Astronaut Buzz Aldrin stands on the lunar surface during the Apollo 11 mission on July 20, 1969. (NASA/TNS)

Why NASA wants to return to the moon

With new directives from President Donald Trump, NASA is in the middle of a new space race.

Fifty years ago, NASA’s Apollo 11 crossed a vast chasm of empty space en route to the moon, and on July 20, 1969, at exactly 8:56 p.m. Central Time, Neil Armstrong became the first man to walk on the lunar surface. The last time humans visited the moon was in 1972 during the last mission of NASA’s Apollo program.

Now, with new directives from President Donald Trump, NASA is in the middle of a new space race, this time to establish a sustained human presence on and around the moon within the next decade.

But most of the equipment that will get us there hasn’t yet been made or even completely designed yet, and NASA has already met with significant delays, not to mention the massive amount of funding required for the endeavor that’s yet to materialize. As we celebrate the 50th anniversary of our maiden voyage to the moon, let’s look ahead to what the future may hold in store for our imminent return.

What are we naming this endeavor?

NASA has aptly named its new mission program Artemis, the goddess of the moon and twin sister of Apollo in Greek mythology. And just like the Apollo missions, there will be several important steps and milestones on our return journey to the moon.

NASA is currently coordinating the construction of a space station that will orbit the moon, called Gateway. Astronauts will be able to live aboard the small station for up to three months at a time and use its solar-powered ion propulsion system to explore new parts of the moon. The first portion of the station is set to be launched into lunar orbit by a private company in 2022.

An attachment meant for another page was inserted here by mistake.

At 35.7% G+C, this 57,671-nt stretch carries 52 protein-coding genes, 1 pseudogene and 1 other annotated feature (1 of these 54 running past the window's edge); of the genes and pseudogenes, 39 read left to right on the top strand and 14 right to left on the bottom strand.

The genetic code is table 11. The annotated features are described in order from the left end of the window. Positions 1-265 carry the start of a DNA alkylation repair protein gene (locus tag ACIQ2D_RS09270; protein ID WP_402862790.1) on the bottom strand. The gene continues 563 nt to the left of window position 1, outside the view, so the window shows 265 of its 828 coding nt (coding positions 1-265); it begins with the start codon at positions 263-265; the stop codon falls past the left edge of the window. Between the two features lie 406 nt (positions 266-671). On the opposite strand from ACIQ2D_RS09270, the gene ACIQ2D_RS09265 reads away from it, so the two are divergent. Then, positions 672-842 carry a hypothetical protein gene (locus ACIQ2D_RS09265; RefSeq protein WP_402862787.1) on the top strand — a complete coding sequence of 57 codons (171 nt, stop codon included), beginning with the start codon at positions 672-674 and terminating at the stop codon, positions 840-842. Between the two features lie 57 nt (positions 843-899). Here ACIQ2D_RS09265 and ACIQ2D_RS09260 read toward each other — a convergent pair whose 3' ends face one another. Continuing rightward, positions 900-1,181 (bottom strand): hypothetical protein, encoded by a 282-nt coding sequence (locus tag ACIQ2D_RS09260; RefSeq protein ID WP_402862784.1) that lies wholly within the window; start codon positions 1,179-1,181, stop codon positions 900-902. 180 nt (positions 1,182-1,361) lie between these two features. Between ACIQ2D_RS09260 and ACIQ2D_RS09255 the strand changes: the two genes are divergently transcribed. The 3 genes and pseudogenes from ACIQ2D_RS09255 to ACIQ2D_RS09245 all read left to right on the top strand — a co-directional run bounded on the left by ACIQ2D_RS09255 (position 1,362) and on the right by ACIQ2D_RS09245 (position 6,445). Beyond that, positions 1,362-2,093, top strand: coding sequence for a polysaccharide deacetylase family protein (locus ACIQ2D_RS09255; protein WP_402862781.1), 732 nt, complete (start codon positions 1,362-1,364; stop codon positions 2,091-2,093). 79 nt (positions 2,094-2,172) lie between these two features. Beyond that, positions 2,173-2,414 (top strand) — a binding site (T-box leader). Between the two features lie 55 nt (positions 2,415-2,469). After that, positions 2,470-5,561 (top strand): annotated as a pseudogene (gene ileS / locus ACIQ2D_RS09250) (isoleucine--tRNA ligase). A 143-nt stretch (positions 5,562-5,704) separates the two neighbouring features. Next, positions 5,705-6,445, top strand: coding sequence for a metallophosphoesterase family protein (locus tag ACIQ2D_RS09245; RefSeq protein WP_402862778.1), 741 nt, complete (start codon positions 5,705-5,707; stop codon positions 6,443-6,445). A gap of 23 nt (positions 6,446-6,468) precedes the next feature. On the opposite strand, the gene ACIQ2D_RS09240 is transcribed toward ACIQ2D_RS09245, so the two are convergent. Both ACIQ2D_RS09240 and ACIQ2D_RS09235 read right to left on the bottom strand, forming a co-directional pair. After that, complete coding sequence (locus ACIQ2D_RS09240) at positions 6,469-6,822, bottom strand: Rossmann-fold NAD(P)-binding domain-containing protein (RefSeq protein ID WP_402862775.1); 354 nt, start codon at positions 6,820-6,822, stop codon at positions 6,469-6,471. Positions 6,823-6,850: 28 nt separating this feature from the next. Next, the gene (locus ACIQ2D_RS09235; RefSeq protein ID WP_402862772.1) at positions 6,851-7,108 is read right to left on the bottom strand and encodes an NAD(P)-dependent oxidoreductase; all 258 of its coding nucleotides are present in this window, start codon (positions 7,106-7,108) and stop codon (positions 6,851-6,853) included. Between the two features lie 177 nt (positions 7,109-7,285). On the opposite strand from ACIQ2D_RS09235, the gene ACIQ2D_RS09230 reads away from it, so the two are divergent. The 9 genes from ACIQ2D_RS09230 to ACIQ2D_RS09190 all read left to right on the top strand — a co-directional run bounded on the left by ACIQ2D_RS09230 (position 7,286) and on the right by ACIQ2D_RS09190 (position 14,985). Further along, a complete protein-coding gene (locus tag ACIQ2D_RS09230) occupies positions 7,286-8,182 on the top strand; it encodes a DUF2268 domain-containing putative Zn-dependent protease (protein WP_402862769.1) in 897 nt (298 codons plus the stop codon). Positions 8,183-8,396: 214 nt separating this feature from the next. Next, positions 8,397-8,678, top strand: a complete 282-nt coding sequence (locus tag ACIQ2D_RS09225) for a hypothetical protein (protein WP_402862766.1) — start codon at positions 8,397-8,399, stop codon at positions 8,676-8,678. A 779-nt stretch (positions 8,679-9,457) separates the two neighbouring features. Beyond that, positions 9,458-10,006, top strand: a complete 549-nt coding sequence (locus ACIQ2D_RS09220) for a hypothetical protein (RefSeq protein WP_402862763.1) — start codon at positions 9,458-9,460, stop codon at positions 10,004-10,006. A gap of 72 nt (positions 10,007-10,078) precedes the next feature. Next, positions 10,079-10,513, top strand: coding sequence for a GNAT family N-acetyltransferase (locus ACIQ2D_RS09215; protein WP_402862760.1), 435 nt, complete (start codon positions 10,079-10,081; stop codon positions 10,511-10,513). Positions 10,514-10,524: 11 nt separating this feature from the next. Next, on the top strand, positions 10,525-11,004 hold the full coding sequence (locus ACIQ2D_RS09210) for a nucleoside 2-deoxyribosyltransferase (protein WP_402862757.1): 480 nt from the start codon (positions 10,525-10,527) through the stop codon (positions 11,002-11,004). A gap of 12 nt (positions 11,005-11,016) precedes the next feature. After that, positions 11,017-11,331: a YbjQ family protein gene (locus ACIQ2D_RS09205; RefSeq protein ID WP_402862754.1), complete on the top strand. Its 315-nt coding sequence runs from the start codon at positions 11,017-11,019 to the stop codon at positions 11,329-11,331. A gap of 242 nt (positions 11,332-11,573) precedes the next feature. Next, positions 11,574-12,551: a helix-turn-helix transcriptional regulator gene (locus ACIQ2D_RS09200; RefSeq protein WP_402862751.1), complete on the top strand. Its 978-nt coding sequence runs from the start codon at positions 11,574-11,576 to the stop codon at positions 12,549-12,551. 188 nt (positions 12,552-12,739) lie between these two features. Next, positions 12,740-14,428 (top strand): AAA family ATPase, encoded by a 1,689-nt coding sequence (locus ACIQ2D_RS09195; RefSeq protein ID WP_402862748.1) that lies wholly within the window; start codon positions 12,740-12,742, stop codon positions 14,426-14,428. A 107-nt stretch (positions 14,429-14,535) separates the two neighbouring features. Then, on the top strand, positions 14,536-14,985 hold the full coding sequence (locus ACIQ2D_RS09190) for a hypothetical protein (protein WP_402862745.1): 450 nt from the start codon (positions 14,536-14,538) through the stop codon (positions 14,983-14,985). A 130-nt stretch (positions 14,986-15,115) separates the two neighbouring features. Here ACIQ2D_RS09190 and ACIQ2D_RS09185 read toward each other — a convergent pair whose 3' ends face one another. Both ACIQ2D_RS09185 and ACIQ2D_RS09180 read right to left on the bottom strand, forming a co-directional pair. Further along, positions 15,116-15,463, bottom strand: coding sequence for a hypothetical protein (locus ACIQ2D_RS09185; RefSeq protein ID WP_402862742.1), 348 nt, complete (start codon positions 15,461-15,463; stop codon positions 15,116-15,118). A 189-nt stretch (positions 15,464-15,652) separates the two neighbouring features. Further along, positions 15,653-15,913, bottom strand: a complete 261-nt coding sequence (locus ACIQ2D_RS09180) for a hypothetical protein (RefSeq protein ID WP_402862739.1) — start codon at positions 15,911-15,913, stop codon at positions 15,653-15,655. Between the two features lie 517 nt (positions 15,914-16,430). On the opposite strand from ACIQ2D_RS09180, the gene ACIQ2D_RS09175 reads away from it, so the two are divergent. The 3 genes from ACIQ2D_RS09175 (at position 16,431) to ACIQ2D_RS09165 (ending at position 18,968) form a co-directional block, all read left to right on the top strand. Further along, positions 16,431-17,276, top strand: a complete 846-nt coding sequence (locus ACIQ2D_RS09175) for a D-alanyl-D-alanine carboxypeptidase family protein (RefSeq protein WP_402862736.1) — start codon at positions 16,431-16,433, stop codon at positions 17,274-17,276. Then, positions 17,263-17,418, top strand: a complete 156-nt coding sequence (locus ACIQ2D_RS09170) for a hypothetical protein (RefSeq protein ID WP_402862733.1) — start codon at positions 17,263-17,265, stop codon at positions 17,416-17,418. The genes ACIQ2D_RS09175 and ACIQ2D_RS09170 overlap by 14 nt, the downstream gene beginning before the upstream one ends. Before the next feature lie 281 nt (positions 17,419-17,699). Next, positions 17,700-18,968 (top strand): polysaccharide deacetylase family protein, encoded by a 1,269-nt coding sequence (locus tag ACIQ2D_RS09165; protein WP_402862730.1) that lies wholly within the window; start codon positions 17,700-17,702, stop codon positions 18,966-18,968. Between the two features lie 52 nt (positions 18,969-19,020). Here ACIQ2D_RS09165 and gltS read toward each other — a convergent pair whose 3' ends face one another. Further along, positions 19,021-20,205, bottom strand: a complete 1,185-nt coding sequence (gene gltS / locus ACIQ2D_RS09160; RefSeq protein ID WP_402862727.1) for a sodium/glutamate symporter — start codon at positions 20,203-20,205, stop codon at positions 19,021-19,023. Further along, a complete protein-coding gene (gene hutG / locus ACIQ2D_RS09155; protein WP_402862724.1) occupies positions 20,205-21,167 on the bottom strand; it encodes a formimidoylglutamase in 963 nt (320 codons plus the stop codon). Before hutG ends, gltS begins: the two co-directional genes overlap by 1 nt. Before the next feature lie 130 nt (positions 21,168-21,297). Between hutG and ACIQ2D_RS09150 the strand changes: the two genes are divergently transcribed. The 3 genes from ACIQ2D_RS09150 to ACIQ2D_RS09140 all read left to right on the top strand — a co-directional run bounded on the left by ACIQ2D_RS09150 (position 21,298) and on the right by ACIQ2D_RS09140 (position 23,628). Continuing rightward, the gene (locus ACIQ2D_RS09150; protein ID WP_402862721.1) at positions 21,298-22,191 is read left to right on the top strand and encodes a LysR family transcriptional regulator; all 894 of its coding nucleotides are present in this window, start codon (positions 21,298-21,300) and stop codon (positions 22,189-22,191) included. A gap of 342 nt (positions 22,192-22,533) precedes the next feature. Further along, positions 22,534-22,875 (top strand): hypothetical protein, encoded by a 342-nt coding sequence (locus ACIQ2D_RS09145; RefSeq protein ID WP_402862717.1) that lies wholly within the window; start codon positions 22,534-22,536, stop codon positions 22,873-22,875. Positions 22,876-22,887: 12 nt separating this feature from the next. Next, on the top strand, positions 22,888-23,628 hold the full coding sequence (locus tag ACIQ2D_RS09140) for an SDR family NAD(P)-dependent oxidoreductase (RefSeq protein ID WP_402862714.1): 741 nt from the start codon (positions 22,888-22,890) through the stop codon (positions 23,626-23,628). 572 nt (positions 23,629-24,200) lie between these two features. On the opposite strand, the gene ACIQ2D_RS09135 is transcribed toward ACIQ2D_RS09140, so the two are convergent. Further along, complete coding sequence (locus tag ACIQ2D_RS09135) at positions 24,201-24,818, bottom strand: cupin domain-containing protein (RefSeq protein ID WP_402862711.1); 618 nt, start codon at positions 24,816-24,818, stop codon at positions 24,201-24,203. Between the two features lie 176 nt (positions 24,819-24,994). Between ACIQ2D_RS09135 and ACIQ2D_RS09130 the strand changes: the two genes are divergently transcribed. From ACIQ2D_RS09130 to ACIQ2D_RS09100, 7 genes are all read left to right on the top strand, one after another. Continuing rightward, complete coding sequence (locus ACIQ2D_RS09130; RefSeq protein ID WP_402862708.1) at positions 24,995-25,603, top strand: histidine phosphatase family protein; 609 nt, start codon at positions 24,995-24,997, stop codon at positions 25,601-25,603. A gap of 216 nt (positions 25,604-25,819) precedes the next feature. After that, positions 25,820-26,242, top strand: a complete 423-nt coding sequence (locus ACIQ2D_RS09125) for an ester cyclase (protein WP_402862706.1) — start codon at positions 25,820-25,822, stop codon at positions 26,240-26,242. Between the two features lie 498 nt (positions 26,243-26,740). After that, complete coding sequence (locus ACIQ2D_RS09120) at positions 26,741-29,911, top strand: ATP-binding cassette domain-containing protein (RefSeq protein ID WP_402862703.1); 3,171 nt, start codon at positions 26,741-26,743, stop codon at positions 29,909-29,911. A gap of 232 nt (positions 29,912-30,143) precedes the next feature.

How will we get there?

Before humans set out on their return mission, we’ll need a rocket powerful enough to get us there. Several independent companies are building the various pieces of the Space Launch System, or SLS. That rocket will launch astronauts into space and propel them toward the moon at a dizzying 24,500 miles per hour. When finished, it will be the most powerful rocket in the world, producing over 8 million pounds of thrust. Work on the rocket has almost completed, and it’s set to carry its first payload into space in late 2021.

Perched atop the SLS, which is taller than the Statue of Liberty, the Orion spacecraft will be the control center and living quarters for the astronauts during their voyage. NASA performed a test of Orion’s safety abort system earlier this month. The abort system propels the capsule away from the main rocket should an emergency occur, transporting the astronauts inside to safety.

When the SLS launches in 2021, it will carry an unmanned Orion spacecraft for a test flight around the moon in a collective mission called Artemis 1. If that mission is successful, Artemis 2 will commence in 2022. This time, astronauts will be onboard, and they’ll be taking additional portions of the Gateway space station with them to be assembled in lunar orbit. Finally, in 2024, astronauts will again set foot on the moon during the Artemis 3 mission.

Once we’re over the moon, then what?

NASA currently plans seven Artemis missions. With the lunar space station close by, astronauts will be able to stay on and near the moon much longer than we’ve ever been able to before. They’ll be able to refuel shuttles and store larger amounts of food and oxygen than would otherwise have been possible in previous missions. And if all goes well on the moon, Gateway will live up to its name by being the way station from which astronauts will depart for their long journey to Mars sometime in the next few decades.

How likely is NASA to hit those deadlines?

So far, Congress has yet to approve the $1.6 billion dollar funding request for the Artemis program, and portions of the project has already fallen behind schedule. But development is going ahead as planned despite the uncertainty. NASA is also coordinating with private companies to build key components, which gives them the much needed extra manpower to make the program successful.

And if history is any indication, hard deadlines, similar to those in the 1960’s space race, may help provide the impetus and public interest and support needed to get us to the moon and beyond.

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